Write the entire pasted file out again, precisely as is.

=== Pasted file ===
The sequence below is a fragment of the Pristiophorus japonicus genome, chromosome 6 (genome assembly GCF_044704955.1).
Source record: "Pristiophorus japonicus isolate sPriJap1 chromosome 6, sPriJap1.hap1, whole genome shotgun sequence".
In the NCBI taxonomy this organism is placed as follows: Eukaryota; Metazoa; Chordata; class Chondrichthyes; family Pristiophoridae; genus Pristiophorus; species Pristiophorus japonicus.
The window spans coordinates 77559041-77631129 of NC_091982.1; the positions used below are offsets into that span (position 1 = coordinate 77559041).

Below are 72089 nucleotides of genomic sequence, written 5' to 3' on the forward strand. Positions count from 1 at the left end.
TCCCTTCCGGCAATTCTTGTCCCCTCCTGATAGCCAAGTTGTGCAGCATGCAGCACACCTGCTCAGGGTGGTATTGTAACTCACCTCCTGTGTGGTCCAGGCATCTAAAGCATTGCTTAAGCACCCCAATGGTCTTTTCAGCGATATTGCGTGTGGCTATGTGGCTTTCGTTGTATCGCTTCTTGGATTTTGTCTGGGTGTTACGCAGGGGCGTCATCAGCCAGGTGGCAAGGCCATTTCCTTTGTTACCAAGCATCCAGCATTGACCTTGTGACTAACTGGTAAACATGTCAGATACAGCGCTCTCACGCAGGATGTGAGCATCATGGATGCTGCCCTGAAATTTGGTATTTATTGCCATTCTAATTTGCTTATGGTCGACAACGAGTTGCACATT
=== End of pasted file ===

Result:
The sequence below is a fragment of the Pristiophorus japonicus genome, chromosome 6 (genome assembly GCF_044704955.1).
Source record: "Pristiophorus japonicus isolate sPriJap1 chromosome 6, sPriJap1.hap1, whole genome shotgun sequence".
In the NCBI taxonomy this organism is placed as follows: Eukaryota; Metazoa; Chordata; class Chondrichthyes; family Pristiophoridae; genus Pristiophorus; species Pristiophorus japonicus.
The window spans coordinates 77559041-77631129 of NC_091982.1; the positions used below are offsets into that span (position 1 = coordinate 77559041).

Below are 72089 nucleotides of genomic sequence, written 5' to 3' on the forward strand. Positions count from 1 at the left end.
TCCCTTCCGGCAATTCTTGTCCCCTCCTGATAGCCAAGTTGTGCAGCATGCAGCACACCTGCTCAGGGTGGTATTGTAACTCACCTCCTGTGTGGTCCAGGCATCTAAAGCATTGCTTAAGCACCCCAATGGTCTTTTCAGCGATATTGCGTGTGGCTATGTGGCTTTCGTTGTATCGCTTCTTGGATTTTGTCTGGGTGTTACGCAGGGGCGTCATCAGCCAGGTGGCAAGGCCATTTCCTTTGTTACCAAGCATCCAGCATTGACCTTGTGACTAACTGGTAAACATGTCAGATACAGCGCTCTCACGCAGGATGTGAGCATCATGGATGCTGCCCTGAAATTTGGTATTTATTGCCATTCTAATTTGCTTATGGTCGACAACGAGTTGCACATT